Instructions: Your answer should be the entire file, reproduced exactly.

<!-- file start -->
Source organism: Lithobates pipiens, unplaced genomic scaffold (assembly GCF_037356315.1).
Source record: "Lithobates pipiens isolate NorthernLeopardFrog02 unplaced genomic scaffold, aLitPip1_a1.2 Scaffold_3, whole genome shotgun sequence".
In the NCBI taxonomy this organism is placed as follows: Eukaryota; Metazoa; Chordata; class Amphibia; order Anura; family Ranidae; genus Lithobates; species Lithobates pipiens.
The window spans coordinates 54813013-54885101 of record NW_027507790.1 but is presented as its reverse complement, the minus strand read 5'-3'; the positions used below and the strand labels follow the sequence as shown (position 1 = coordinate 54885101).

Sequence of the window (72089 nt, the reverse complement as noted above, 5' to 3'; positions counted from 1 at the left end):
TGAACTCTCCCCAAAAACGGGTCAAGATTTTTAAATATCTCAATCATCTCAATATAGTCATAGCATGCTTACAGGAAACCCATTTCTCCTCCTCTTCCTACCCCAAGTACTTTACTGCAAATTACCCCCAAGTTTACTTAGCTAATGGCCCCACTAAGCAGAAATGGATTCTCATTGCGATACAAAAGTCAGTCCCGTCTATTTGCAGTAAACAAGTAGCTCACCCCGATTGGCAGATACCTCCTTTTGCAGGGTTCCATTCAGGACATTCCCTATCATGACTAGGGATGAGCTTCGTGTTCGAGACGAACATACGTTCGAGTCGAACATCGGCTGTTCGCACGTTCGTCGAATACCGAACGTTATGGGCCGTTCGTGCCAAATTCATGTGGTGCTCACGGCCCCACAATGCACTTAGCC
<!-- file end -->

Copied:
Source organism: Lithobates pipiens, unplaced genomic scaffold (assembly GCF_037356315.1).
Source record: "Lithobates pipiens isolate NorthernLeopardFrog02 unplaced genomic scaffold, aLitPip1_a1.2 Scaffold_3, whole genome shotgun sequence".
In the NCBI taxonomy this organism is placed as follows: Eukaryota; Metazoa; Chordata; class Amphibia; order Anura; family Ranidae; genus Lithobates; species Lithobates pipiens.
The window spans coordinates 54813013-54885101 of record NW_027507790.1 but is presented as its reverse complement, the minus strand read 5'-3'; the positions used below and the strand labels follow the sequence as shown (position 1 = coordinate 54885101).

Sequence of the window (72089 nt, the reverse complement as noted above, 5' to 3'; positions counted from 1 at the left end):
TGAACTCTCCCCAAAAACGGGTCAAGATTTTTAAATATCTCAATCATCTCAATATAGTCATAGCATGCTTACAGGAAACCCATTTCTCCTCCTCTTCCTACCCCAAGTACTTTACTGCAAATTACCCCCAAGTTTACTTAGCTAATGGCCCCACTAAGCAGAAATGGATTCTCATTGCGATACAAAAGTCAGTCCCGTCTATTTGCAGTAAACAAGTAGCTCACCCCGATTGGCAGATACCTCCTTTTGCAGGGTTCCATTCAGGACATTCCCTATCATGACTAGGGATGAGCTTCGTGTTCGAGACGAACATACGTTCGAGTCGAACATCGGCTGTTCGCACGTTCGTCGAATACCGAACGTTATGGGCCGTTCGTGCCAAATTCATGTGGTGCTCACGGCCCCACAATGCACTTAGCC